Loudness Wars: The Dynamic Range Strikes Back?

In this blog post I will be looking at the loudness wars – the battle to make songs louder at the expense of its dynamic range through mastering.  In the past, I often wanted to make my songs as loud as possible without realising how much life was being squashed out of them. But recently I have been a bit gentler with my settings so as to preserve the dynamic range and thus the feel of the song. And so I will be looking at loudness wars of the past as well as the future of loudness to determine loudness’ place in the audio industry.

So how does a track become so loud that its dynamic range becomes non-existent? A track’s loudness is typically achieved by using limiting to compress its audio signal so as to avoid clipping  and then turning up the makeup gain to make the song “loud”. However by squashing the audio and then turning it up, the song sounds overcompressed and contains artificial digital harmonics. For some reason record labels feel the need to compete and boast which act is the loudest by pushing volumes higher and higher (Henshall, 2012). Matt Mayfield’s video on the loudness war explains this in more detail, his quote “when there is quiet, there can be no loud” sums it up:


Loudness plot over time. Source: https://musicmachinery.com/2009/03/23/the-loudness-war/

Looking at this graph (courtesy of audio blog Music Machinery), it is easy to see that loudness levels have increased drastically over the last ten years. Which is interesting because according to mastering engineer Ian Shepherd (2012), people do not actually care about loudness levels and some prefer their music at lower volumes. However, services like Spotify and Apple Music are using standardisation techniques to end the loudness war and make all tracks’ volumes equal; Shepherd (2012) points out that “there is no evidence that ‘louder’ records sell better or chart higher”. Audio engineers like Shepherd have even made events such as “Dynamic Range Day” and “Turn It Down!” to protest the loudness war.

However, Sound on Sound contributor Emmanuel Deruty (2011), upon analysing contemporary albums such as MGMT’s Oracular Spectacular states that “the loudness war actually didn’t result in any reduction in the…’dynamic range'” . He states that it is all about style and while loudness might not fit bands like Metallica (whose album Death Magnetic was panned for being too loud), it might fit someone like Kanye West (who was praised for the loudness in My Beautiful Dark Twisted Fantasy). Underground magazine Robotic Peacock state that in Electronic Dance Music (EDM) “the loudness war does not have much of a place, due to the lack of traditional instruments” and that the distortion of synthesizers and overcompression can be part of the sound (Minnick, 2013). This explains why loudness is so craved and prevalent in the EDM industry.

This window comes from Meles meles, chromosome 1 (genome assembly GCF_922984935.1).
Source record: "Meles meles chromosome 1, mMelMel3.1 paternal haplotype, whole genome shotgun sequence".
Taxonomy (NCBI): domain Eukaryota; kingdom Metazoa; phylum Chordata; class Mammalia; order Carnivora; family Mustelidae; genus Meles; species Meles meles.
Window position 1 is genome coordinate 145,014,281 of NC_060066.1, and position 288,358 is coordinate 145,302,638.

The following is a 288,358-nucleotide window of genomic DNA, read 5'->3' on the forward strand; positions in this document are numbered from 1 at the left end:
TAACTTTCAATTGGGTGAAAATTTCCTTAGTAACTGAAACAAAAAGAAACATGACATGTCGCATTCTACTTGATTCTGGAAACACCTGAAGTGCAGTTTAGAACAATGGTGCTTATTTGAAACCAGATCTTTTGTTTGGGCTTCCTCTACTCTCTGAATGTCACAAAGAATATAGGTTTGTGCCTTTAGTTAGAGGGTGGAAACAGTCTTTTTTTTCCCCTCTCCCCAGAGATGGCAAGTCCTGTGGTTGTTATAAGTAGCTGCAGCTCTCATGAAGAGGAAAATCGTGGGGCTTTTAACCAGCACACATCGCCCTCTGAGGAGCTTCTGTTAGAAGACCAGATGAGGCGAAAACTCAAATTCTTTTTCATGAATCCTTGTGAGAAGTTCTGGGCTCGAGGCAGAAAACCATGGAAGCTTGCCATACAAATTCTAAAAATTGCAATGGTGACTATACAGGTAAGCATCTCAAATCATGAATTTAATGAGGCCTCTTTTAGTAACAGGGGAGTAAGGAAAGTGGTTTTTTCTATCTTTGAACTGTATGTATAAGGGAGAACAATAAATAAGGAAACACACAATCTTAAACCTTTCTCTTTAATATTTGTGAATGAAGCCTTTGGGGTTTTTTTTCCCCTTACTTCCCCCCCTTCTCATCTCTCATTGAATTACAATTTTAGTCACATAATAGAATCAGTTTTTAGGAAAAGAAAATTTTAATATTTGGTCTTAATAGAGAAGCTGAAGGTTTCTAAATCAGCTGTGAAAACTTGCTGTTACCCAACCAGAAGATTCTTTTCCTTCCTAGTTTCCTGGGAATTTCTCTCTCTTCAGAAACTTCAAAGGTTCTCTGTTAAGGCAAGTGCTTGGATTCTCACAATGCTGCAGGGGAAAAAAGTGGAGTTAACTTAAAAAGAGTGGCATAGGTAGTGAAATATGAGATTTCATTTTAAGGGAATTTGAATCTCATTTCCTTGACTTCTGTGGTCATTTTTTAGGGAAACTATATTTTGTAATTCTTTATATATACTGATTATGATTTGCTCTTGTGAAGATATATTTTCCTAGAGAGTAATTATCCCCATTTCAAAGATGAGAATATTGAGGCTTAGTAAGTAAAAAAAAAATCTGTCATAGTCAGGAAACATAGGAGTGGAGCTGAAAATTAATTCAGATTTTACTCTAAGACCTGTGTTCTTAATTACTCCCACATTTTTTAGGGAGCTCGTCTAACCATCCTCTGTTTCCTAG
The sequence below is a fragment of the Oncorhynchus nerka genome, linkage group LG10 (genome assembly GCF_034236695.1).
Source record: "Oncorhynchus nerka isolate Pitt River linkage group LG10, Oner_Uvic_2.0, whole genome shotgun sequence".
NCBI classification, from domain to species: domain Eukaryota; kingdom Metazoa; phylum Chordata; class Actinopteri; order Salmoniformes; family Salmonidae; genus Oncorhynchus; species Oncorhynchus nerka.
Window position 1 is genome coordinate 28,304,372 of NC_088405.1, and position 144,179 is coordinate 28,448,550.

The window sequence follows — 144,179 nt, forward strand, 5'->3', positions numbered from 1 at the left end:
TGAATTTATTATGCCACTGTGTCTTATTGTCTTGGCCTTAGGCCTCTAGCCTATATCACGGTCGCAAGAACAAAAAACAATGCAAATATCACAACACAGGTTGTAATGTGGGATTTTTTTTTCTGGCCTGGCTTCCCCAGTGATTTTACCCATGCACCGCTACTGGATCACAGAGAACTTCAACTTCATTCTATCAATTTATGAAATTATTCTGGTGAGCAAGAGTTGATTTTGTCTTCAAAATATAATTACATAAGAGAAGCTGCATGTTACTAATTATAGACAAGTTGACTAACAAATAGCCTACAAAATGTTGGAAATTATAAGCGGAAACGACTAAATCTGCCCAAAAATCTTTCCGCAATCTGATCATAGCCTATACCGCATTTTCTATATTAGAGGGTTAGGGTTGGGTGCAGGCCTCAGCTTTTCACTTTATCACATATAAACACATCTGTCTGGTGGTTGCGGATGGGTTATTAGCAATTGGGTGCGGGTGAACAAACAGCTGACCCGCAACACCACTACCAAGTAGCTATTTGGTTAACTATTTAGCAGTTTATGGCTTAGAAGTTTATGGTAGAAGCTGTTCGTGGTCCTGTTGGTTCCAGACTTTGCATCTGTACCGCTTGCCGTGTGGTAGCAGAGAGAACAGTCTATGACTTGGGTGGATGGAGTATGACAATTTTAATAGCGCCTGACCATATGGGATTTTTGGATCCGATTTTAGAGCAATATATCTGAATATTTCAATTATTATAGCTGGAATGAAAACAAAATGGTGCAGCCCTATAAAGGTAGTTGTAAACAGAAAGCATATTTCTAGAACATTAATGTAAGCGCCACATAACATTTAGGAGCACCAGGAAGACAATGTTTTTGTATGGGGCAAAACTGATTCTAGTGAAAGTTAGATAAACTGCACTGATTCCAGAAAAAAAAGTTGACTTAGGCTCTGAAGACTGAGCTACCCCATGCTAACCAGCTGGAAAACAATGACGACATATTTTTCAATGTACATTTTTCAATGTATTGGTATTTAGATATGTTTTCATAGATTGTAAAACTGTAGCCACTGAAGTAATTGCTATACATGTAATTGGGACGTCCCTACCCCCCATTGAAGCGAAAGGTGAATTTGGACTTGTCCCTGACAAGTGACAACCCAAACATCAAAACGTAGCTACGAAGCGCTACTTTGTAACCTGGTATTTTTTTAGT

Looking at both arguments of the loudness war, I argue that if loudness is necessary for a song then the key to achieving optimal loudness, engineers must simply craft a loud mix. Matt Houghton and Paul White (2012) of Sound on Sound recommend the use of Mid-Side processing to make a mix wider which would allow the mix to sound louder – the use of mix buss processing and parallel compression is also recommended (Houghton and White, 2012).

To conclude, loudness isn’t always everything and should not be achieved at the expense of a song’s emotion and energy. While I do agree that loudness depends on the individual artist’s style, I still feel that audio engineers need to understand what they are doing to an audio signal when they strive to make a song loud. Just because an artist sounds better loud does not mean they should sound limited. Knowledge – in particular knowledge of terms such as RMS and peak levels,  is the key.


Deurty, E. (2011). ‘Dynamic Range’ & The Loudness War. Retrieved 1st August, 2016, from http://www.soundonsound.com/sound-advice/dynamic-range-loudness-war

Henshall, M. (2012). Vinyl vs CD in the Loudness War.  Retrieved 2nd August, 2016, from http://www.soundmattersblog.com/vinyl-vs-cd-in-the-loudness-war/

Houghton, M. & White, P. (2012). Crafting Loud Mixes That Sound Great. Retrieved 2nd August, 2016. http://www.soundonsound.com/techniques/crafting-loud-mixes-sound-great

Minnick, P. (2013). The Loudness War in EDM. Retrieved 2nd August, 2016, from https://roboticpeacock.com/the-loudness-war-in-edm/

Shepherd, I. (2011). Learn the Loudness War secret that will give YOUR music an edge. Retrieved 2nd August, 2016, from http://productionadvice.co.uk/loudness-war-secret/

Shepherd, I. (2012). The Loudness War – an open letter to the music industry. Retrieved 1st August, 2016, from http://dynamicrangeday.co.uk/loudness-war-open-letter/

Shepherd, I. (2015). Online loudness. Retrieved 1st August, 2016, from http://productionadvice.co.uk/online-loudness/




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